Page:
Darriwilian Saucrorthis Fauna: implications for the Great Ordovician Biodiversification Event (GOBE).
The Darriwilian (late Middle Ordovician) Saucrorthis Fauna is a brachiopod-dominated normal marine shelly fauna characterized by the small- to medium-shelled, costate eponymous genus and the predominance of some common orthides (e.g. Orthambonites and Parisorthis) and strophomenides (e.g. Leptellina, Calyptolepta and Bellimurina) (Fig. 1). The genus Saucrorthis of the subfamily Productorthinae was named 40 years ago from the calcareous mudstone of the Shihtzupu Formation (Darriwilian) at Shizipu of Zunyi, northern Guizhou Province, southwest China (Xu et al. 1974), but the Saucrorthis Fauna as a whole was first recognized by Zhan et al. (2007) as a unique benthic shelly fauna representing the second diversity acme of the Ordovician brachiopod radiation in South China. Saucrorthis is now known to be widely distributed on the Upper Yangtze Platform of the South China palaeoplate, and also at some localities in the Shan States (Myanmar, Sibumasu palaeoplate) and the Alborz Mountains (northern Iran, peri-Gondwana terrane), but the taxonomic composition of the Saucrorthis Fauna at different localities varies substantially. Another Darriwilian brachiopod fauna, the Aporthophyla Fauna, has a much wider distribution than the Saucrorthis Fauna but shows a similar or slightly lower latitudinal affinity. They rarely occur together in the rocks with just one exception at Wudang of Guiyang, central Guizhou, southwest China. This paper is to document the occurrences of the Saucrorthis Fauna and to investigate its implications for the Great Ordovician Biodiversification Event (GOBE) by comparing its taxonomic composition and palaeogeographic distribution with those of the Aporthophyla Fauna. The specimens studied are housed in the Nanjing Institute of Geology and Palaeontology, Chinese Academy of Sciences, with a prefix NIGP for each number.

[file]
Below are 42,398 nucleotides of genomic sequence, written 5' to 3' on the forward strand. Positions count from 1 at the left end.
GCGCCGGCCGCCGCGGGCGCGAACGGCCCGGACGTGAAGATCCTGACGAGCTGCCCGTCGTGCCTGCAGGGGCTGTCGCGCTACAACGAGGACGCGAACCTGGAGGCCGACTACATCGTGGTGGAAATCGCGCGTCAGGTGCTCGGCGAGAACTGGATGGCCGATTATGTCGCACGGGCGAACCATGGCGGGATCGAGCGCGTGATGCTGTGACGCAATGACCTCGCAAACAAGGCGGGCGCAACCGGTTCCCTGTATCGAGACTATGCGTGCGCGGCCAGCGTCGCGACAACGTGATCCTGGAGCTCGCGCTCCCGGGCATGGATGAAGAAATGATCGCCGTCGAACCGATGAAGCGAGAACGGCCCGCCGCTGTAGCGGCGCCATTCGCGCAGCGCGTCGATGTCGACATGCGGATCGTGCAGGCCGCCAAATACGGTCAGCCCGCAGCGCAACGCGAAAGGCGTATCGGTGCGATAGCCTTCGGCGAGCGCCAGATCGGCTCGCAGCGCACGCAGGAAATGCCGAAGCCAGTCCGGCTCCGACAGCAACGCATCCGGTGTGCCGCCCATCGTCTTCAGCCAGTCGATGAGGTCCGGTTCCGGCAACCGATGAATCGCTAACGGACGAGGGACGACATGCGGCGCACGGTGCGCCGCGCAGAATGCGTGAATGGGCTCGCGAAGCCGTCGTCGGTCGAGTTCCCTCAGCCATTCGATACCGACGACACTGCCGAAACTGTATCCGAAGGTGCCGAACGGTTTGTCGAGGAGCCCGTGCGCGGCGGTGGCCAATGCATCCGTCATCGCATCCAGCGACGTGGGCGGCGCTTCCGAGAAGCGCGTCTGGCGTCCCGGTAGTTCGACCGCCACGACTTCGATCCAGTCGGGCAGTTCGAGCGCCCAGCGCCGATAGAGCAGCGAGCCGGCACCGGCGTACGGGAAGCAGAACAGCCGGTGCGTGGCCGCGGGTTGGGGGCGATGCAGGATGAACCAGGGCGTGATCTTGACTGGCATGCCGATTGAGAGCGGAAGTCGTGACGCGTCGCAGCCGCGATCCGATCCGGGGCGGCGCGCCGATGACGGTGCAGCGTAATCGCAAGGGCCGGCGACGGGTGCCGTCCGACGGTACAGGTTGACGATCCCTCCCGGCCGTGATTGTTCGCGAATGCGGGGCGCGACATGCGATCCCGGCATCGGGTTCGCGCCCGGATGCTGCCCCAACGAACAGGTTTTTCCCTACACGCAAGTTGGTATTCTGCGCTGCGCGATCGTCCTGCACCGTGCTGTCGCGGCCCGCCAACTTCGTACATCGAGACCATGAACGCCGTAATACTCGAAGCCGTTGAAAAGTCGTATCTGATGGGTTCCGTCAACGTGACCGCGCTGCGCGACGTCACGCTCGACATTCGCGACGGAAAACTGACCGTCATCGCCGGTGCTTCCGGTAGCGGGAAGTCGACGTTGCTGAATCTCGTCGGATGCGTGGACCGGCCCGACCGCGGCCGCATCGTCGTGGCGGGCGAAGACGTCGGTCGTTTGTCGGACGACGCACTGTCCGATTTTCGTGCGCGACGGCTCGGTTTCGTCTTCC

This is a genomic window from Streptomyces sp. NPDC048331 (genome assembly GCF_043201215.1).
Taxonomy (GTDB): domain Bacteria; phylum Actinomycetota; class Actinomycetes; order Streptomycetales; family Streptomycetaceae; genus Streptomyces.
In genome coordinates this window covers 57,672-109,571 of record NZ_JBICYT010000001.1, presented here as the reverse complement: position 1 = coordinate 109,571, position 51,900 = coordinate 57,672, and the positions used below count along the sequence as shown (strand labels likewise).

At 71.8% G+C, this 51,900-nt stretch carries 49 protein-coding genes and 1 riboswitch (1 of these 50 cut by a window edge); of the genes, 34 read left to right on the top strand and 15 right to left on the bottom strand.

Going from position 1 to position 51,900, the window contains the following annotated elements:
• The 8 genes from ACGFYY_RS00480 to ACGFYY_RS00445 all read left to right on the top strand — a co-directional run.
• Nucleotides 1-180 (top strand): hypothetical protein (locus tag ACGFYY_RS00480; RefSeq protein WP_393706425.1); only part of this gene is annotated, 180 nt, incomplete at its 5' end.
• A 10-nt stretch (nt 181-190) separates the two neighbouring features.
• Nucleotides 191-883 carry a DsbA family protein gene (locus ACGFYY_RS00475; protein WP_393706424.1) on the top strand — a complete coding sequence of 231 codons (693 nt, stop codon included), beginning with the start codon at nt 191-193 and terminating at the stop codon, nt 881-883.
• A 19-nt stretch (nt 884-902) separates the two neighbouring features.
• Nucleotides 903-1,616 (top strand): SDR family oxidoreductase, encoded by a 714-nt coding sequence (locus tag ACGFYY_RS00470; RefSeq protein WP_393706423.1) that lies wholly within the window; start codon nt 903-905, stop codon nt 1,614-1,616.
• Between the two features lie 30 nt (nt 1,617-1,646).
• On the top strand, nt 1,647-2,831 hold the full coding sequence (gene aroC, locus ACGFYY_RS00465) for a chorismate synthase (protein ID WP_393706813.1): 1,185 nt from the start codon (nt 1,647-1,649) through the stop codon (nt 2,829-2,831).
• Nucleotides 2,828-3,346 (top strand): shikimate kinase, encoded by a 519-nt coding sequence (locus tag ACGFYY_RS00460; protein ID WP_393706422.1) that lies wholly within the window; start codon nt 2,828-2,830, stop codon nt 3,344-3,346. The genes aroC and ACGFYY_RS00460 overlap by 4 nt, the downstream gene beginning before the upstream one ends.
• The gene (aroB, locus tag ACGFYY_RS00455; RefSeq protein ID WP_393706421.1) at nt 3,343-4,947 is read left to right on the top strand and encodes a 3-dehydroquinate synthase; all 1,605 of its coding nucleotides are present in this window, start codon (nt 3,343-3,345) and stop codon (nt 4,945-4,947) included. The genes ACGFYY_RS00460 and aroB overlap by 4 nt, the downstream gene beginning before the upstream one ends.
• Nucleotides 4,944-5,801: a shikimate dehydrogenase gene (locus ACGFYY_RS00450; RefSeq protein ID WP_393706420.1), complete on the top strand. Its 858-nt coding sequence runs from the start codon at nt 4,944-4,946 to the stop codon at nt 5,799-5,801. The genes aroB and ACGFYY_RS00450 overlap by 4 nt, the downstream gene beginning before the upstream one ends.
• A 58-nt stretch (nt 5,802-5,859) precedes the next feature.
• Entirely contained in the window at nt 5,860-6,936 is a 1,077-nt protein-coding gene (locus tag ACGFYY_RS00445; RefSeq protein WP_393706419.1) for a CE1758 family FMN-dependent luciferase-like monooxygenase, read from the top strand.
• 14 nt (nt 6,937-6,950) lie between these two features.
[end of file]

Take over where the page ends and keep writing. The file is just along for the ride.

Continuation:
STRATIGRAPHICAL AND GEOGRAPHICAL DISTRIBUTION OF THE SAUCRORTHIS FAUNA
Since its establishment in the 1970s (Xu et al. 1974, p. 150), Saucrorthis has been found at almost all localities of the Shihtzupu Formation on the Upper Yangtze Platform covering a large area in Guizhou, Yunnan, Sichuan and Hubei provinces and Chongqing Municipality (Zhan & Jin 2005b; Liang & Zhan 2012) (Fig. 2A). Besides, it is also known from the Dashaba Formation (Darriwilian) of Shuanghe, Changning County, southern Sichuan Province (Zhan & Jin 2005a), the upper Houping Formation (middle-upper Darriwilian) of Houping, Chengkou County, northern Chongqing Municipality (Zhu et al. 1977; Chen et al. 1995), and the Kuniutan Formation (Darriwilian) of Wudang, Guiyang, central Guizhou (Rong et al. 2005), all of which were on the Upper Yangtze Platform. Although the Darriwilian rocks are also well developed and widespread on the Lower Yangtze Platform and even the Kuniutan Formation could extend to parts of the Lower Yangtze Platform (Chen et al. 1995; Liang & Zhan 2012), there are no documentations on the occurrences of Saucrorthis and the Saucrorthis Fauna yet. Such a phenomenon may have been caused by the local environment where the water depth was too great for Saucrorthis to survive in the Lower Yangtze Platform. On the regional scale, the Saucrorthis Fauna is most abundant in the central part of the Upper Yangtze Platform in the area of the Shihtzupu (e.g. CWX in Appendix) and the Dashaba (CCN in Appendix) formations and decreases sharply in diversity in nearshore and more offshore localities (Fig. 2A).